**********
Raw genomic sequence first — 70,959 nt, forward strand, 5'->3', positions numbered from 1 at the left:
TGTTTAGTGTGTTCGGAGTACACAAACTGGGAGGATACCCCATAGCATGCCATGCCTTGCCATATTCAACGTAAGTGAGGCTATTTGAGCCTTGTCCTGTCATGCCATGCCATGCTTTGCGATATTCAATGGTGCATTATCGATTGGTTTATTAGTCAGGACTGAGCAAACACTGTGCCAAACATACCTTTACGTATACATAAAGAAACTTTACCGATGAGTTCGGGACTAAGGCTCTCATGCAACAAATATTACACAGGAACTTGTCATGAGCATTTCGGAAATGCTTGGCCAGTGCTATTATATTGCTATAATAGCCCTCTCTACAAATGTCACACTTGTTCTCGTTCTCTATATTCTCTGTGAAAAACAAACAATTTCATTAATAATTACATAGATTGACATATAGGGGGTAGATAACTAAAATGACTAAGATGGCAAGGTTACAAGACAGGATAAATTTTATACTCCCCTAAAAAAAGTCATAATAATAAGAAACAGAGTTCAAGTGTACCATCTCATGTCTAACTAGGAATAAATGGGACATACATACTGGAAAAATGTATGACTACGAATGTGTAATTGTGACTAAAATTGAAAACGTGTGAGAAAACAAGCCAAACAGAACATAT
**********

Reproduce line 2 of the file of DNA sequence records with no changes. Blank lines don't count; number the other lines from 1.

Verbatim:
TGTTTAGTGTGTTCGGAGTACACAAACTGGGAGGATACCCCATAGCATGCCATGCCTTGCCATATTCAACGTAAGTGAGGCTATTTGAGCCTTGTCCTGTCATGCCATGCCATGCTTTGCGATATTCAATGGTGCATTATCGATTGGTTTATTAGTCAGGACTGAGCAAACACTGTGCCAAACATACCTTTACGTATACATAAAGAAACTTTACCGATGAGTTCGGGACTAAGGCTCTCATGCAACAAATATTACACAGGAACTTGTCATGAGCATTTCGGAAATGCTTGGCCAGTGCTATTATATTGCTATAATAGCCCTCTCTACAAATGTCACACTTGTTCTCGTTCTCTATATTCTCTGTGAAAAACAAACAATTTCATTAATAATTACATAGATTGACATATAGGGGGTAGATAACTAAAATGACTAAGATGGCAAGGTTACAAGACAGGATAAATTTTATACTCCCCTAAAAAAAGTCATAATAATAAGAAACAGAGTTCAAGTGTACCATCTCATGTCTAACTAGGAATAAATGGGACATACATACTGGAAAAATGTATGACTACGAATGTGTAATTGTGACTAAAATTGAAAACGTGTGAGAAAACAAGCCAAACAGAACATAT